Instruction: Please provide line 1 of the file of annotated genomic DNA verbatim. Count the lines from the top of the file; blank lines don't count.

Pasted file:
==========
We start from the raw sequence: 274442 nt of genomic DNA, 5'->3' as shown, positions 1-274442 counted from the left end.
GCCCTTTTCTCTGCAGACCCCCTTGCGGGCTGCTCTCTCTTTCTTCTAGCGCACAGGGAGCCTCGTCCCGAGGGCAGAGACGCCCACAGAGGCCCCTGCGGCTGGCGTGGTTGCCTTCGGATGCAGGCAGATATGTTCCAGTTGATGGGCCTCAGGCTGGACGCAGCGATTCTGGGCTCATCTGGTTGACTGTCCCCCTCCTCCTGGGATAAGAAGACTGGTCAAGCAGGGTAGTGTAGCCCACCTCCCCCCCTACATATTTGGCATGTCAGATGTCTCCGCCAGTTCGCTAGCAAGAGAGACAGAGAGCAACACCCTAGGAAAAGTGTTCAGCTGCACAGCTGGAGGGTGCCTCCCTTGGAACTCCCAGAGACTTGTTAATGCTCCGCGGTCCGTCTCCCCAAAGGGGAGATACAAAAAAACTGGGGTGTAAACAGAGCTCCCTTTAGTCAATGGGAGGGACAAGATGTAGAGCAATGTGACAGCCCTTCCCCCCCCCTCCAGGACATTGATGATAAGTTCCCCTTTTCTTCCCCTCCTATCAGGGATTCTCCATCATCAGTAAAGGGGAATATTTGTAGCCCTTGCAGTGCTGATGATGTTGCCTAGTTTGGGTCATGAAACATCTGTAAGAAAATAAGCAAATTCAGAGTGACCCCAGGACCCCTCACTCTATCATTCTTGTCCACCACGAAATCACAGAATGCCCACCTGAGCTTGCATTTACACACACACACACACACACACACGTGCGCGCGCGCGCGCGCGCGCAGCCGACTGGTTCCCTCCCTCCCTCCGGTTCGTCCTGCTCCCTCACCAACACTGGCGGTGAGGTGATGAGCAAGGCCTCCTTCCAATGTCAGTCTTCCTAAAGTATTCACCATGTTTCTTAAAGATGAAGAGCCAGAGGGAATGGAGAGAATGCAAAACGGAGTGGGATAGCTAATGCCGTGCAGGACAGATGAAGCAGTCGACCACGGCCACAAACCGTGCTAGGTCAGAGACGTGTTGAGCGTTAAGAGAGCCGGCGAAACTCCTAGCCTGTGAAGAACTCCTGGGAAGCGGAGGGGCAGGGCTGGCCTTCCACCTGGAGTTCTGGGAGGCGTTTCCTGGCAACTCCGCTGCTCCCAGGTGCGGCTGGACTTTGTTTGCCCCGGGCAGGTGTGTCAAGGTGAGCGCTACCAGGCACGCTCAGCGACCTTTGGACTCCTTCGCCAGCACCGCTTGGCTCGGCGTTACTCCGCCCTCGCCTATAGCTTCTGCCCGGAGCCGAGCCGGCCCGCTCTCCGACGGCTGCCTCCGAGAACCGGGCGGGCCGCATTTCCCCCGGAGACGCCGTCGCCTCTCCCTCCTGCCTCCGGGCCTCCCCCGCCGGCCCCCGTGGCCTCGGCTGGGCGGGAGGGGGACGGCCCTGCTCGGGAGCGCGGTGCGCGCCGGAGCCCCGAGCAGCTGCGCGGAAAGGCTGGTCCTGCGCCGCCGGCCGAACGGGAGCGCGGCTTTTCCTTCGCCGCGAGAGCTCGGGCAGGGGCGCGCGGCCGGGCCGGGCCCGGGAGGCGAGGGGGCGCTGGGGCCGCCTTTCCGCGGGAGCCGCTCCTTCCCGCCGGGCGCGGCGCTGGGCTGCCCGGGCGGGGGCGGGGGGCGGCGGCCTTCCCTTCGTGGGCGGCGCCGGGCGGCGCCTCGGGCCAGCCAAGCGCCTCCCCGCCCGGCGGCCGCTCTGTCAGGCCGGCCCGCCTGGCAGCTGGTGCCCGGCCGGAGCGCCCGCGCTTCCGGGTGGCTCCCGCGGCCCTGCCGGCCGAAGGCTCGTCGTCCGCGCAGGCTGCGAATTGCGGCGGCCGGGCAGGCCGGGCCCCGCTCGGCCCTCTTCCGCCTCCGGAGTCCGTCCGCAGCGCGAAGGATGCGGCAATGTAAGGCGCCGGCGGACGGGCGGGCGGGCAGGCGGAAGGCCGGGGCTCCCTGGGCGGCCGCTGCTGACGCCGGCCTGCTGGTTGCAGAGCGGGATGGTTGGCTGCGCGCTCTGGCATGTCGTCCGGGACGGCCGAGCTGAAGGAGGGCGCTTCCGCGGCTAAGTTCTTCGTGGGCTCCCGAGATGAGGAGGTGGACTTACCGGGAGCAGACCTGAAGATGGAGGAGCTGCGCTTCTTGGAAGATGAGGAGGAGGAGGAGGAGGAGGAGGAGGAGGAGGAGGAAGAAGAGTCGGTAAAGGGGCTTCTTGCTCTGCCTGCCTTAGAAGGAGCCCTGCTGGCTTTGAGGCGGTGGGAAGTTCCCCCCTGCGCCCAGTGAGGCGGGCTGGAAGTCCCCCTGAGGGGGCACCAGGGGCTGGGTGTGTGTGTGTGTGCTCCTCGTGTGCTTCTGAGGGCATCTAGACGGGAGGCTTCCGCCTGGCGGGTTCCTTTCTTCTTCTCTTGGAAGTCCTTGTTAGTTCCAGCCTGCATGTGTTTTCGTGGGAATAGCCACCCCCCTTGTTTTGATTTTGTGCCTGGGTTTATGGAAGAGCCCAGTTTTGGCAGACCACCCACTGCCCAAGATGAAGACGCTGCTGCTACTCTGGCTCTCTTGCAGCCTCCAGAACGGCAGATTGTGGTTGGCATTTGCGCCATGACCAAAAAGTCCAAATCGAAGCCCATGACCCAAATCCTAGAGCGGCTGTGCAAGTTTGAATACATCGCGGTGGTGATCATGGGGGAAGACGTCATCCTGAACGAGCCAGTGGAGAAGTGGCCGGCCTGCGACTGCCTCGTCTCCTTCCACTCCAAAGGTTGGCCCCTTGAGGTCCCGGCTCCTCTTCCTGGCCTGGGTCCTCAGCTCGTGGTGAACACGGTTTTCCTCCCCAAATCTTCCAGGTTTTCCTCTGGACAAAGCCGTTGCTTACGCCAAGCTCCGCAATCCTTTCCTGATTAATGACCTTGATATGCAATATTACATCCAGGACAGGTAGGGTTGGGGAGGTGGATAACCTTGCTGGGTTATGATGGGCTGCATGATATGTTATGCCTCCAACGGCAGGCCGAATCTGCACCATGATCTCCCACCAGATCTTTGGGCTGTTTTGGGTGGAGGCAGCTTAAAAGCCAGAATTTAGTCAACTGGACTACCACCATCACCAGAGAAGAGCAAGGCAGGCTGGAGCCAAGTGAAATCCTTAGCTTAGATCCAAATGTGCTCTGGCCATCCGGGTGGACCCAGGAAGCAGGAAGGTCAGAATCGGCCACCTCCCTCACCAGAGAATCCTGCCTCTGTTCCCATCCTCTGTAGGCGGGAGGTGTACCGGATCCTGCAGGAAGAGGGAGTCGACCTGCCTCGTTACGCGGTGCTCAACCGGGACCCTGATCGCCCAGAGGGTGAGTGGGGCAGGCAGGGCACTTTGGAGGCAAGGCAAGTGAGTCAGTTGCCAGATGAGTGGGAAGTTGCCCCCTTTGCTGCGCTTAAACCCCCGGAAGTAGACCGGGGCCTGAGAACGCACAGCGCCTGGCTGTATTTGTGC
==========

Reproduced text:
We start from the raw sequence: 274442 nt of genomic DNA, 5'->3' as shown, positions 1-274442 counted from the left end.